Today marks the 70th Anniversary of D-Day, a day in which the United States led an allied invasion force to what was undoubtedly the most meaningful victory for freedom and liberation in history. Our troops brought a shining light of hope to an extremely dark time in world history. The men who stormed the beaches seventy years ago knew that either on that day, or in the days to come, they may have to give their lives so others could live free.
The sacrifices our American troops made, battling on beaches codenamed Omaha and Utah, can never be forgotten. You cannot forget the airmen who for months softened up Northern France in preparation for the landings on D-Day. It is easy to say seventy years later that it was inevitable the allied forces would succeed. However, at the time, the question of whether or not we would succeed was in doubt. If our forces failed, the idea of individual freedom and representative government would still be an unheard-of phenomenon for much of the world. Those men who stormed the beaches did not know if they were going to succeed, but they knew full well that it needed to be done.
Thirty years ago today, President Ronald Reagan drove home the point in one of the most revered speeches of his presidency. He chose to speak at Pointe-du-Hoc, a place where Army Rangers scaled a 100 meter cliff in order to knock out heavy artillery which was raining down a wall of fire on Utah and Omaha beaches. During President Reagan’s speech, he delivered a quote, which encompasses the magnitude of what our allied troops accomplished on June 6, 1944:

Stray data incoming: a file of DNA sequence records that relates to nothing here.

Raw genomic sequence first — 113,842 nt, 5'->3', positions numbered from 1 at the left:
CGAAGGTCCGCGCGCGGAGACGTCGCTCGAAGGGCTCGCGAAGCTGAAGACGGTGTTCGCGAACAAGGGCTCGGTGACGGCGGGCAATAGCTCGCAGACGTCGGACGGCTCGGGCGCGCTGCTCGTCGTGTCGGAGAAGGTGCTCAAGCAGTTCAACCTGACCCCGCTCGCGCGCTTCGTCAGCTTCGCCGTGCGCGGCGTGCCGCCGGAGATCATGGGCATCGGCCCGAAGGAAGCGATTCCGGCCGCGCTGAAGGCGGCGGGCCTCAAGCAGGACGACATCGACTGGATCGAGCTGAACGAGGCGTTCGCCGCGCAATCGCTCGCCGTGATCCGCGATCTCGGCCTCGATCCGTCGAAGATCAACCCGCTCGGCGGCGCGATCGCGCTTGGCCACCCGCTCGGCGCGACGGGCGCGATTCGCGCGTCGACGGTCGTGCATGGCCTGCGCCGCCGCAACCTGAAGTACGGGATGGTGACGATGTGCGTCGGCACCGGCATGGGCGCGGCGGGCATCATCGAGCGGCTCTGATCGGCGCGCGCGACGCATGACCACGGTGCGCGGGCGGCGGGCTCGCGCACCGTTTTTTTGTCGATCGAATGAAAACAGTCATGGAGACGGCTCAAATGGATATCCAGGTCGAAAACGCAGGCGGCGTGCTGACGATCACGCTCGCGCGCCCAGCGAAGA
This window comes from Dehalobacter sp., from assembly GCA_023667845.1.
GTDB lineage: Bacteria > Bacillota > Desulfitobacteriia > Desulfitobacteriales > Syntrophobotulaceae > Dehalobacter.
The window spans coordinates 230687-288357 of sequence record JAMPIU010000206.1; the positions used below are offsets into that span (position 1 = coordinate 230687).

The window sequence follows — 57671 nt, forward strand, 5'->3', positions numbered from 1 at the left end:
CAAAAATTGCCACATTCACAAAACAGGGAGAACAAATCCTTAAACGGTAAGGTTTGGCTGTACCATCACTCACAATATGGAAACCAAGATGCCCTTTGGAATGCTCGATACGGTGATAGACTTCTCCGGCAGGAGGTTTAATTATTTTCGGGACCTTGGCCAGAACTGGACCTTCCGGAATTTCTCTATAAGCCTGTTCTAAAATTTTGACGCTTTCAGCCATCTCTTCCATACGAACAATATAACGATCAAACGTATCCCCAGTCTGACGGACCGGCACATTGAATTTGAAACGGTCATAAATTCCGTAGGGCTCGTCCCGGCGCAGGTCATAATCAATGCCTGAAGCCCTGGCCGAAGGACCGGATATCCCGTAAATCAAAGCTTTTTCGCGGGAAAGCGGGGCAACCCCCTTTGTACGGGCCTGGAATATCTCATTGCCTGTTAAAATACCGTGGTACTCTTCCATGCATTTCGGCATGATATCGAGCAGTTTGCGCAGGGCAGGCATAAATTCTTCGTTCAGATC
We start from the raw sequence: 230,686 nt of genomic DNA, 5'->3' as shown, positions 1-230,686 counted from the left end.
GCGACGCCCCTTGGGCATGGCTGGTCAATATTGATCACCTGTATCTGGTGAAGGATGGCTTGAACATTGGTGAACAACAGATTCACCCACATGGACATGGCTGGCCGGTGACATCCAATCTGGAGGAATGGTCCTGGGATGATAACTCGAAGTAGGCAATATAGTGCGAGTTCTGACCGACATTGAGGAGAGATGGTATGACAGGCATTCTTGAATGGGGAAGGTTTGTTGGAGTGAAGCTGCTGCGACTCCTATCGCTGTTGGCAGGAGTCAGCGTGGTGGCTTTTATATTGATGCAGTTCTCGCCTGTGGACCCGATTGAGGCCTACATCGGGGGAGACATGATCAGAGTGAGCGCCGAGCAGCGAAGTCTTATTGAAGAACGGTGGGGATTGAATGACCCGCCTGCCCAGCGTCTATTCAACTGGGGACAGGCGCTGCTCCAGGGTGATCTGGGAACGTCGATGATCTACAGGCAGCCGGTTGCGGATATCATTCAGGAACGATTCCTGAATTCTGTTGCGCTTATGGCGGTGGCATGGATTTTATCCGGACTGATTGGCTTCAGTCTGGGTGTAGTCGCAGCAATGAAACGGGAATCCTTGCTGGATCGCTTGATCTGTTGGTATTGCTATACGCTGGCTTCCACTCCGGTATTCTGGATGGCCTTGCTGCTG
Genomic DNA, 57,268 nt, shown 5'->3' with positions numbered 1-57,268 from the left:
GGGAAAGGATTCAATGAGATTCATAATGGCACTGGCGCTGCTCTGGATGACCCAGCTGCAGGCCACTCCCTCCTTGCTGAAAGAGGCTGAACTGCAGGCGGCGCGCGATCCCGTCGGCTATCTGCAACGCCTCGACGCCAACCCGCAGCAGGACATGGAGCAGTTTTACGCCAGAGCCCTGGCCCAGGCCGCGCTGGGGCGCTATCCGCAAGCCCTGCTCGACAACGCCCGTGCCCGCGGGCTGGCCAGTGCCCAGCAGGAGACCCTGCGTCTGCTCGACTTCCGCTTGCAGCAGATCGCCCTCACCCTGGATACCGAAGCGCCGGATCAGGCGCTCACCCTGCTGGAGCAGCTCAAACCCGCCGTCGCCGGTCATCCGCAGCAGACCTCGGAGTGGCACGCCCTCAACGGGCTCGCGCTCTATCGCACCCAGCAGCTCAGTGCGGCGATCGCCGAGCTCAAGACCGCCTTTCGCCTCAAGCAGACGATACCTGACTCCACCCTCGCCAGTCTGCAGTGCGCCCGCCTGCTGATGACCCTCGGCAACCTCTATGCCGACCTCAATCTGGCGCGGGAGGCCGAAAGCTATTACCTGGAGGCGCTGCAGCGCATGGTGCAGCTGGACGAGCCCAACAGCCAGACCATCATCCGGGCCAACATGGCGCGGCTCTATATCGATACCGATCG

You all knew that some things are worth dying for. One’s country is worth dying for, and democracy is worth dying for, because it’s the most deeply honorable form of government ever devised by man. All of you loved liberty. All of you were willing to fight tyranny, and you knew the people of your countries were behind you.
President Reagan, a man who was of the greatest generation, understood full well the sacrifices those men made to protect our freedom.
It took great leaders to conceive and put into action the D-Day landings. One of those leaders, known for his inspiring words, was Allied Commander General Dwight D. Eisenhower: “You are about to embark upon a great crusade, toward which we have striven these many months. The eyes of the world are upon you. The hopes and prayers of liberty loving people everywhere march with you.” General Eisenhower understood the fight at hand and that those who wanted to be free were also the ones waging this battle. Eisenhower also wrote a statement in the event D-Day was to fail and said, “…My decision to attack at this time and place was based on the best information available…If any blame or fault attaches to the attempt it is mine alone.”
In a day-and-age when our leaders love to deflect and blame others for their bad decisions, it takes a real leader to own up to defeat. Thankfully, General Eisenhower never had to issue that statement, and our soldiers successfully hit those beaches to ultimately advance to Berlin and win the war.
Many of those who fought and survived seventy years ago are no longer with us, but what they did on the beaches of Normandy seventy years ago will remain for all of eternity. It was due to their bravery that freedom and liberty has, and will, prevail for future generations.
Today we remember all the heroes of D-Day–living and deceased. May God bless them all.